Study

Impact of intensive nest monitoring on the breeding success of Puerto Rican parrots Amazona vittata in the Caribbean National Forest, Puerto Rico

  • Published source details Lindsey G.D. (1992) Nest guarding from observation blinds: strategy for improving Puerto Rican parrot nest success. Journal of Field Ornithology, 63, 466-472

Actions

This study is summarised as evidence for the following.

Action Category

Guard nests to increase nest success

Action Link
Bird Conservation

Repair/support nests to support breeding

Action Link
Bird Conservation
  1. Guard nests to increase nest success

    A time-series study on nest success of Puerto Rican parrots Amazona vittata in the Luquillo Mountains, Puerto Rico, between 1973 and 1989 (Lindsey 1992) found that the nest success of 71 Puerto Rican parrot Amazona vittata nests was 66% following the instigation of intensive nest monitoring in 1973, compared with an estimated 11–26% success of 19 nests before nest guarding (1955-72) and a predicted 38% success in 1973-80 had guarding not occurred. Threats to nests included the natural deterioration of nest cavities, predation, exoparasites, poor parental care, unviable eggs (replaced with captive-bred eggs), poor growth or unsuccessful fledging of chicks, human intrusion (three nests) and competition from other pairs. Some nests were affected by multiple threats.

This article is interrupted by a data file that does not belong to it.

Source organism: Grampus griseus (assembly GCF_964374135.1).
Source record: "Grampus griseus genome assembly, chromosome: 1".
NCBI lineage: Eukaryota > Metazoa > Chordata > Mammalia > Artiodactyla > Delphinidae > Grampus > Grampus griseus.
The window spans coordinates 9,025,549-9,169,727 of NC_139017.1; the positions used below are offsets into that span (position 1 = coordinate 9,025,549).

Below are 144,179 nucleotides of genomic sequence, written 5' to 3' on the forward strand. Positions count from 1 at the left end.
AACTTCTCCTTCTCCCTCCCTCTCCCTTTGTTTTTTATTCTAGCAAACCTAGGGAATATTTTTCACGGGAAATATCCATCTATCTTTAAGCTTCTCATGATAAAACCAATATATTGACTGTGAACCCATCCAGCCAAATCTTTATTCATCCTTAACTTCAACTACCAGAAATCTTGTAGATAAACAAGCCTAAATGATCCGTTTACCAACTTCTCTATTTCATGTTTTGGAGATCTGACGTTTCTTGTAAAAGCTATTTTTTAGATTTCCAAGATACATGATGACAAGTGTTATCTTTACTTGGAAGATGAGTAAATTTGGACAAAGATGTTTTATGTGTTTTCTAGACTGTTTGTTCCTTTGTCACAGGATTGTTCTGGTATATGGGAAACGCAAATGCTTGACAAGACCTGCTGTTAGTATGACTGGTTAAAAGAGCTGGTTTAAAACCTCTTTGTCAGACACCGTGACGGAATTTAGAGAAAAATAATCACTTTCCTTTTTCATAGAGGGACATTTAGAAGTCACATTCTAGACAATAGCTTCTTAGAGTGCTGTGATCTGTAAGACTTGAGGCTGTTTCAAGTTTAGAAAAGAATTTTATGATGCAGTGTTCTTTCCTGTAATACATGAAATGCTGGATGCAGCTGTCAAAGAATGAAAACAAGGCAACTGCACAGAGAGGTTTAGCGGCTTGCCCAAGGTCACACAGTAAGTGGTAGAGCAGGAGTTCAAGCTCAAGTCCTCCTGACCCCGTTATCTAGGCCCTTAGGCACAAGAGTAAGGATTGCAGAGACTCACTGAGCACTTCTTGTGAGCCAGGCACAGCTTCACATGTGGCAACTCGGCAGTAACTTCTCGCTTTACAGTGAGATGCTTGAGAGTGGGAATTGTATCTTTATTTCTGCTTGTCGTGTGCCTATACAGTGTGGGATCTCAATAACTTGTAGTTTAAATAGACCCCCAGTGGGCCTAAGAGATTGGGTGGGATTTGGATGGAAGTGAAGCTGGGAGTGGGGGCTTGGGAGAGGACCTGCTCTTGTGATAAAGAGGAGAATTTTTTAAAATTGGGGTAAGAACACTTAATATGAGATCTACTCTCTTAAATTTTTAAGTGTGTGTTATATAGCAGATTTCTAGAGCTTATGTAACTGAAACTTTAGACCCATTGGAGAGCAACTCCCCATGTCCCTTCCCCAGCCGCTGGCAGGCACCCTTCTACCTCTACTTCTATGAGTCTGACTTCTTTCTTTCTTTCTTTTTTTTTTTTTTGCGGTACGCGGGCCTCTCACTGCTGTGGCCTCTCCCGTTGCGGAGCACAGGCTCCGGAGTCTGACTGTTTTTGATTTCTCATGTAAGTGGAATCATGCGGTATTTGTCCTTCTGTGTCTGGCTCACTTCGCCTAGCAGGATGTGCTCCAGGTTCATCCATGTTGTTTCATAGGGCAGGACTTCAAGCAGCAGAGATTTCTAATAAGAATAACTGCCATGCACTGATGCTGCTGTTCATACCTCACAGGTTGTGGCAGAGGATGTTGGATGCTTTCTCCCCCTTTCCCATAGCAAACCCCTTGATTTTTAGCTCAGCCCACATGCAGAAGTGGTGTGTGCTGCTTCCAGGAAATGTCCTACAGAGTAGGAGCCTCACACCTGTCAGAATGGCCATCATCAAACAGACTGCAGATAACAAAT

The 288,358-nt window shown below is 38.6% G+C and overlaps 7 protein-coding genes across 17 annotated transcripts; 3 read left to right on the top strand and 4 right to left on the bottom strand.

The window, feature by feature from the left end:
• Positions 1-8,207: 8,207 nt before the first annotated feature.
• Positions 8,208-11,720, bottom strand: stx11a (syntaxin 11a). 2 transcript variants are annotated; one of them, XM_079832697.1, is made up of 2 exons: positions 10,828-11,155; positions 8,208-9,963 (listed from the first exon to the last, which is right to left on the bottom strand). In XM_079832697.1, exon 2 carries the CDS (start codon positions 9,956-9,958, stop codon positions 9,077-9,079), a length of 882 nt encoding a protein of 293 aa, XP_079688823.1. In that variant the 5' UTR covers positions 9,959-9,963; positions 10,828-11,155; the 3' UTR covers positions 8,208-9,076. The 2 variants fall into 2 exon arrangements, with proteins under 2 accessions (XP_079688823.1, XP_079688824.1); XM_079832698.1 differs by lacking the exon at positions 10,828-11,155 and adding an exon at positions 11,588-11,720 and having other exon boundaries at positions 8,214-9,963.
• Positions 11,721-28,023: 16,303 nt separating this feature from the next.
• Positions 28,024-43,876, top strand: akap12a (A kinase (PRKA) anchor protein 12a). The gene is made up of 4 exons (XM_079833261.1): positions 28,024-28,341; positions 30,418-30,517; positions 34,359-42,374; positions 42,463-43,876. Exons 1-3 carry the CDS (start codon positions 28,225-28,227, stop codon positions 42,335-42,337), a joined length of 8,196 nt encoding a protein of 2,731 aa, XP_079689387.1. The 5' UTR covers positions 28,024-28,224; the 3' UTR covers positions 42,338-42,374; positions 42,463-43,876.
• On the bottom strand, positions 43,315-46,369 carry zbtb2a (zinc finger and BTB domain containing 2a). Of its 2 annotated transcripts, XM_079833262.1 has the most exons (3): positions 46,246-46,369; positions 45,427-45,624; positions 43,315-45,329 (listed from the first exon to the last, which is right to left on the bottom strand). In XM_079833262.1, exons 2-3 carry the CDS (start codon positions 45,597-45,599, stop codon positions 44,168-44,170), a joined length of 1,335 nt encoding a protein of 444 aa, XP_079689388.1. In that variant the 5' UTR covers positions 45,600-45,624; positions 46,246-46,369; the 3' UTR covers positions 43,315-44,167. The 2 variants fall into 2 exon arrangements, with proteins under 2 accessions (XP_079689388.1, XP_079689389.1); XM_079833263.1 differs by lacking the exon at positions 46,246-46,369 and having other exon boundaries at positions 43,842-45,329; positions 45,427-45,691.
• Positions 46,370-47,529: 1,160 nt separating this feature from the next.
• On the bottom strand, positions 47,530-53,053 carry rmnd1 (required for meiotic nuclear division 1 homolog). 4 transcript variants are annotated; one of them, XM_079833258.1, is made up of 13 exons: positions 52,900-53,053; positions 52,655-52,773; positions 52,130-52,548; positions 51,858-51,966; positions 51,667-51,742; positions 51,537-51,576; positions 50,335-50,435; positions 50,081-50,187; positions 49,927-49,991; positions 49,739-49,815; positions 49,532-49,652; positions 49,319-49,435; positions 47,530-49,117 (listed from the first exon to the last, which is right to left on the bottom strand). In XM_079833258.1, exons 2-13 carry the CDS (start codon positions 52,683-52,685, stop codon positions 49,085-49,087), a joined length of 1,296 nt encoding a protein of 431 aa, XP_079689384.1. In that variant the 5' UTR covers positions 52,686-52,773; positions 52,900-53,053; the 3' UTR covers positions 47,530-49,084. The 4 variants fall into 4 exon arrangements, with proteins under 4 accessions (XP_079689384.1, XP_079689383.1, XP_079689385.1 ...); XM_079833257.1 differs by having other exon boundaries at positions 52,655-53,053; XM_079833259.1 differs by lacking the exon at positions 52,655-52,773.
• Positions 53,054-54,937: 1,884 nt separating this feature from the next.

2. Repair/support nests to support breeding

    A small study on nest success of Puerto Rican parrots Amazona vittata in the Luquillo Mountains, Puerto Rico, between 1973 and 1989 (Lindsey 1992) found that nest guarding and repair work by volunteers and biologists/technicians prevented the failure of nine nests in nest holes that had wet cavities, which, without repair, would have resulted in the eggs becoming chilled. A total of 71 nests were guarded. This study is also discussed in ‘Guard nests to increase nest success’.

     

Output references

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